Fri, Feb 15 2013. 05 12 PM IST

Image synthesizer

Why you shouldn’t miss a show of works by the South African artist William Kentridge
Girish Shahane

An untitled work by Kentridge at the ongoing show
Tushar Jiwarajka has scored a coup by bringing a solo show of South African artist William Kentridge to his Volte Gallery, in Mumbai’s Colaba. The 57-year-old Kentridge is about as trendy as you can get in the art world.
Let me explain how trendy, with the help of a guilty pleasure called Artfacts.net. The Artfacts algorithm ranks artists by assigning points to each exhibition in which their work is displayed, based on the importance of the institution hosting the show. I call it a guilty pleasure because, while grading artists in this fashion seems a bit disreputable, it is an excellent indicator of fashionableness. Andy Warhol and Pablo Picasso have been steady in the Top 2 positions for years, but other names have moved up or down as their stars waxed or waned.
Among those who have featured in single-artist exhibitions in India over the years, Kiki Smith is currently ranked No. 84; Yoko Ono, 86; Jonathan Meese, 120; Anish Kapoor, 161; Rebecca Horn, 193; Auguste Rodin, 229; Julian Opie, 247; Gregory Crewdson, 300; Henry Moore, 361; Wolfgang Laib, 388; Anselm Reyle, 507; and Anj Smith, 7,980 (she’s just 33 years old, and obviously has a lot of upside potential). Not long ago, no Indian figured in the Top 2,000, but now Shilpa Gupta comes in at No. 487; and Subodh Gupta, Raqs Media Collective, Amar Kanwar, Nalini Malani and Jitish Kallat all find places in the Top 1,000.
Kentridge’s current ranking is No. 16 among all artists, living and dead, who have practised in the last 150 years. That’s how hot he is.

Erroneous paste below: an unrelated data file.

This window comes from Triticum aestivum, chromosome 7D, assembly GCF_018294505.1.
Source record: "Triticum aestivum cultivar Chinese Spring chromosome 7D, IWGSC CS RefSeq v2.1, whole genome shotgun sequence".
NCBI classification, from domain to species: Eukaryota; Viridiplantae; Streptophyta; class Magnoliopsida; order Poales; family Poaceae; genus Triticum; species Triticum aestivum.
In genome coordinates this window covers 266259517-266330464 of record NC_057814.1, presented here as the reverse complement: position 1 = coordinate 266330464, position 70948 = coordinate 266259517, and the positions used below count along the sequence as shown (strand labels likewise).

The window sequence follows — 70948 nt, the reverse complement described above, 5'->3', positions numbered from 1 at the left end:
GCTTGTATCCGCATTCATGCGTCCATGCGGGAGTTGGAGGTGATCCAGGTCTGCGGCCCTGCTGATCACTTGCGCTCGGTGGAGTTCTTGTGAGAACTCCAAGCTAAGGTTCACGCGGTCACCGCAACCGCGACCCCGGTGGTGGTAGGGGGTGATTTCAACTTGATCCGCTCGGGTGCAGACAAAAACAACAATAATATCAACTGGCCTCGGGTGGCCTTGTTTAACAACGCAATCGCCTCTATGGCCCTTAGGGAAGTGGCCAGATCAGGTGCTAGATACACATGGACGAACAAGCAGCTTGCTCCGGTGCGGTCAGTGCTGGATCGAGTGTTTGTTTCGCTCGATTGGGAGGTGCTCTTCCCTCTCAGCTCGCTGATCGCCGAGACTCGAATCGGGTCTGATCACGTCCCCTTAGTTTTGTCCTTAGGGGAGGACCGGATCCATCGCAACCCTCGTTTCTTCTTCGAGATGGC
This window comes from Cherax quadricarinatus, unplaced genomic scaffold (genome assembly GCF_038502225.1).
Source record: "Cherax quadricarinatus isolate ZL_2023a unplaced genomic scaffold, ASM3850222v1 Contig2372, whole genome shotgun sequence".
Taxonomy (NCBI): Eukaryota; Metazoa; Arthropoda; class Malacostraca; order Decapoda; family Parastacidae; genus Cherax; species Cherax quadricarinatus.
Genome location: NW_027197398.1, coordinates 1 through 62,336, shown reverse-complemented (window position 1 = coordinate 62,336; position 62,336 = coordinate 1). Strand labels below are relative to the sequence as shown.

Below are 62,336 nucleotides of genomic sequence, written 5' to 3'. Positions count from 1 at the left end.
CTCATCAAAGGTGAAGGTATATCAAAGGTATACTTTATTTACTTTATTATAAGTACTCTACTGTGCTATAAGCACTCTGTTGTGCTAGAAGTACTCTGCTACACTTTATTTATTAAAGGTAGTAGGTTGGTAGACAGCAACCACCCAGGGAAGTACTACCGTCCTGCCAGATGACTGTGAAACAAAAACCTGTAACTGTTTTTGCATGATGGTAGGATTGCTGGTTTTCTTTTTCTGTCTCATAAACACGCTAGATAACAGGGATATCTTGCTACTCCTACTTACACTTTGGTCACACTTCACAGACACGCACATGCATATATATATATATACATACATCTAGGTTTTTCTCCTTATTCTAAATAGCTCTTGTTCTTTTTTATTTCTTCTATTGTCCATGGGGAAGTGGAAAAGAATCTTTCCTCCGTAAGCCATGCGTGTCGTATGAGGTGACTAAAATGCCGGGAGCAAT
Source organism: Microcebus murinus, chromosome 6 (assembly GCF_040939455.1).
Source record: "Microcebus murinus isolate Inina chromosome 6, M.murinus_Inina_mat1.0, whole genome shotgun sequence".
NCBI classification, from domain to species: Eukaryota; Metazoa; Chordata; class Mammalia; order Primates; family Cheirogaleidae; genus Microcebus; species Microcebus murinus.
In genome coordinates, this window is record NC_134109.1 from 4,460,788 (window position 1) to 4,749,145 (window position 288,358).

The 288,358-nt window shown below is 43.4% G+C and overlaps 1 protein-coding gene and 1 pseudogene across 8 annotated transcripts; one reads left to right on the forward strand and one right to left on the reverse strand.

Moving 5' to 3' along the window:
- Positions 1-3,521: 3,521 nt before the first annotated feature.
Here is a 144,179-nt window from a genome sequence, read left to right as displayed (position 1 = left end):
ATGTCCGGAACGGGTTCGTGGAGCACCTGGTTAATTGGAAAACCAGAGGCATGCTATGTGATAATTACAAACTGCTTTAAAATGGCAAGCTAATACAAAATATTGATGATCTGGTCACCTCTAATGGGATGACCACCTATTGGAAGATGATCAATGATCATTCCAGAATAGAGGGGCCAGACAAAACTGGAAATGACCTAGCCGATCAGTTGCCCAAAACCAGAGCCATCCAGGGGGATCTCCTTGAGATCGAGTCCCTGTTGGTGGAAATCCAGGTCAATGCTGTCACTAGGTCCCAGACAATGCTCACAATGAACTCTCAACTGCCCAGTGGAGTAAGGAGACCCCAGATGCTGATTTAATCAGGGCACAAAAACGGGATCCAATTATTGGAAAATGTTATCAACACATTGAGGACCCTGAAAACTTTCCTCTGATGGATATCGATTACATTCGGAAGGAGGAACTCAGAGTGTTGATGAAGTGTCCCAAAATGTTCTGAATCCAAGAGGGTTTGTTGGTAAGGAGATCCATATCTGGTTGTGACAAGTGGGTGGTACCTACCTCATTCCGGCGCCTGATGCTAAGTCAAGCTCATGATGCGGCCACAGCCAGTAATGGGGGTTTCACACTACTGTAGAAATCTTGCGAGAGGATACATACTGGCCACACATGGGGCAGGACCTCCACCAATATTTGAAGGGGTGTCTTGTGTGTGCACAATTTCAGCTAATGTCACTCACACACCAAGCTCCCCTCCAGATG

Kentridge’s show at Volte, called Poems I Used to Know, displays the multifaceted talent of a man who gained degrees in political history and fine art in South Africa before studying mime and theatre in Paris. His practice consists of simple drawing at one end, and acting at the other. Video brings these extremes together.
He first ventured into that medium by creating stop-frame animation sequences: Make a drawing, click a photograph, make a small change, click another photograph, painstakingly stitching together a sequence in which the drawing morphs before the viewer’s eyes.
There’s something reassuringly old-fashioned about the technique, and about his mainly black and white drawings, but he imbues them with political resonance and philosophical depth. Not long after producing his first film, he began combining animation with live action, in which he often figured as an actor. He also added found footage, making his videos progressively more elaborate.
The central work in his show at Volte is titled I Am Not Me, the Horse Is Not Mine, which, we are told, means something like, “Don’t blame me, I didn’t do it”, in Russian. It consists of eight animated films, each 6 minutes long, screened simultaneously in a rectangular room, unified by a musical score, shared imagery, and a common theme.
The videos originated in the design of a production of Dmitri Shostakovich’s 1928 opera, The Nose, that Kentridge directed three years ago at New York’s Metropolitan Opera. Shostakovich, in turn, was adapting a short story written by Nikolai Gogol in 1836, in which a low-ranking Russian bureaucrat wakes up to find his nose missing, and spends the rest of the tale attempting to reunite with it.
The absurdity of the story had obvious political implications when the 22-year-old Shostakovich composed his opera. It was a period when Russian and Soviet culture, after a decade of innovation in architecture, art, poster design and cinema, was being stifled by Stalinist orthodoxy. Kentridge uses this history to explore the brutal end of utopian ideologies, and the confusion of identity this causes among those who believed in the dream.
I Am Not Me, the Horse Is Not Mine is replete with citations of early Soviet art, notably the work of Kazimir Malevich, El Lissitzky, Vladimir Tatlin and Dziga Vertov. But you don’t have to get the references or know the political history to enjoy the eight-channel video, and the prints, drawings, sculptures and animated flipbooks that make up the rest of Poems I Used to Know. Kentridge also uses lots of accessible material, such as puppetry, shadow plays and early slapstick movies.
Those who go in with no foreknowledge but an open mind are likely to leave the show thinking, “I have little idea what that was about, but I loved it.”
Poems I Used to Know is on at Volte Gallery, Kamal Mansions , near Radio Club, Colaba, Mumbai, till 20 March.